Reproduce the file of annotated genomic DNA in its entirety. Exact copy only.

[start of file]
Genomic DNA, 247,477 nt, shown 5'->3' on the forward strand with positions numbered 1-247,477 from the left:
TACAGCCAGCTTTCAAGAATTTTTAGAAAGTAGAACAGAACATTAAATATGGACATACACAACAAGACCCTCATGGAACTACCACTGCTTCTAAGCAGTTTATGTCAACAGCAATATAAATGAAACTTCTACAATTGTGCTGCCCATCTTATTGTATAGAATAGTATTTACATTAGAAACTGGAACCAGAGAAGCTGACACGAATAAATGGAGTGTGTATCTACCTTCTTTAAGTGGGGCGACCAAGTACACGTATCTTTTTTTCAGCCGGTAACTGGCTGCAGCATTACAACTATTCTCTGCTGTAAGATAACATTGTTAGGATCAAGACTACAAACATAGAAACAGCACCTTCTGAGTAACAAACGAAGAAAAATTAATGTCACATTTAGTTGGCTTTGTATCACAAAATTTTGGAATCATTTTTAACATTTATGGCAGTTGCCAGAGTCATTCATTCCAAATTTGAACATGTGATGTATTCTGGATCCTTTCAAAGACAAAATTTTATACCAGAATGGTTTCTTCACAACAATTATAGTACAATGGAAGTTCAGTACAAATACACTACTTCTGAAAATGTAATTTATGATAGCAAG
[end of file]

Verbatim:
Genomic DNA, 247,477 nt, shown 5'->3' on the forward strand with positions numbered 1-247,477 from the left:
TACAGCCAGCTTTCAAGAATTTTTAGAAAGTAGAACAGAACATTAAATATGGACATACACAACAAGACCCTCATGGAACTACCACTGCTTCTAAGCAGTTTATGTCAACAGCAATATAAATGAAACTTCTACAATTGTGCTGCCCATCTTATTGTATAGAATAGTATTTACATTAGAAACTGGAACCAGAGAAGCTGACACGAATAAATGGAGTGTGTATCTACCTTCTTTAAGTGGGGCGACCAAGTACACGTATCTTTTTTTCAGCCGGTAACTGGCTGCAGCATTACAACTATTCTCTGCTGTAAGATAACATTGTTAGGATCAAGACTACAAACATAGAAACAGCACCTTCTGAGTAACAAACGAAGAAAAATTAATGTCACATTTAGTTGGCTTTGTATCACAAAATTTTGGAATCATTTTTAACATTTATGGCAGTTGCCAGAGTCATTCATTCCAAATTTGAACATGTGATGTATTCTGGATCCTTTCAAAGACAAAATTTTATACCAGAATGGTTTCTTCACAACAATTATAGTACAATGGAAGTTCAGTACAAATACACTACTTCTGAAAATGTAATTTATGATAGCAAG